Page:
When we hear the words mountain and dew together, the first image that comes to us moderners’ minds is usually the vibrant yellow-green beverage that is our dentist’s worst nightmare. As anything else, there is a history to where the phrase came from.
As I have been spending my days wondering the Kentucky Appalachian hills, I have been stumbling upon some forgotten tidbits in American history. One of my favorite parts of these hills is bluegrass music. As I was listening one day, I heard a song by the Stanley brothers singing about Mountain Dew. I knew they couldn’t be loving on the green stuff that is rotting out the teeth of america’s youth today, so I did some digging.
It turns out they were singing about Moonshine. During the prohibition, many people started making their own liquor and selling it to family and friends in their areas. This home-made liquor is called moonshine and can be quite potent. Today, it is still lillegal to make your own liquor at home, but that doesn’t stop people from doing it; especially in the less regulated hills of the southeast.
It’s a funny thought that we make moonshine illegal. Why can’t people make a product that contains only natural ingredients of corn meal, rye, barley, and yeast? Most likely it is because this country has taxes on all of their liquor and they can’t get a cut out of the home made stuff. If they claim it is for health regulation issues, that argument would just be absurd as you can see the soda version of Mountain Dew has no nutritional value, probably contains very few if any natural ingredients, and judging by the mouths and teeth of it’s consumers, does nothing but harm our bodies.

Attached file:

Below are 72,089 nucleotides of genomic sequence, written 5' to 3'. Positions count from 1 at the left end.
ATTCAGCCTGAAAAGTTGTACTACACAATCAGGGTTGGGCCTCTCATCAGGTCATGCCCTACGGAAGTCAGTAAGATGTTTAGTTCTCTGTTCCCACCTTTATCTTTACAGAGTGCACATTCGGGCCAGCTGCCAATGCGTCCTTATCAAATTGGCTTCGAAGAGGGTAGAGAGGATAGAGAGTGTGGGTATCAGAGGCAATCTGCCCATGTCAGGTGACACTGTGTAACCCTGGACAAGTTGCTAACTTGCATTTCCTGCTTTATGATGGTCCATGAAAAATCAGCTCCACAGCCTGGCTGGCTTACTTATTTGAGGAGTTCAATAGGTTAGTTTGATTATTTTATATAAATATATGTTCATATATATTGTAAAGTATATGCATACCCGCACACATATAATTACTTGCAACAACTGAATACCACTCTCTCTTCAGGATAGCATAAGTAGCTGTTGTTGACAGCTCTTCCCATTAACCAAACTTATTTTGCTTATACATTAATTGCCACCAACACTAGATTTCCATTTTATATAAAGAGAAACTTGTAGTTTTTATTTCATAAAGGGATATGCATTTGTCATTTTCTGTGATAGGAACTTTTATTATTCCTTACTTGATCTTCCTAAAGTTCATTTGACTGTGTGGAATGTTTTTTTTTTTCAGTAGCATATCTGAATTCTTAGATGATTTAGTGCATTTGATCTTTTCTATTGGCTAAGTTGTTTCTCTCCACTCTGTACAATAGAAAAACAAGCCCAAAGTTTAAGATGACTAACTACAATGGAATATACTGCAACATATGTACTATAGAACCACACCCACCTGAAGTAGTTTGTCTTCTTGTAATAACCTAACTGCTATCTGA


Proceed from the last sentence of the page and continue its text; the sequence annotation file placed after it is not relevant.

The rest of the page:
If you make moonshine, or anything really, and you take pride and care in what you do, and make sure the true spirit of the product shows through and is consumed in a responsible, positive way, then you are an artist and I salute you. If you put energy into what you do with your days and work to make your community better and stronger, you are an artist and I applaud you.
I try not to consume types of products that are mass produced- from alcohol to soda to bread, peanut butter, syrup, honey, etc, etc, etc; the list can go on forever. I of course am not 100% perfect in this as nobody is, but I am working and getting better at finding local products and growing food, and trading with community members wherever I am. I find it to be easier and easier the more I practice it. So whether it is “legal” or not, my advise to you is to make decisions that are best for you, your community, and nature. We are in interesting times, and it’s best to remember the true history of products and brands and names and what that history means to us.
Go on and make some cool connections with your community today and let’s all work to be more than consumers.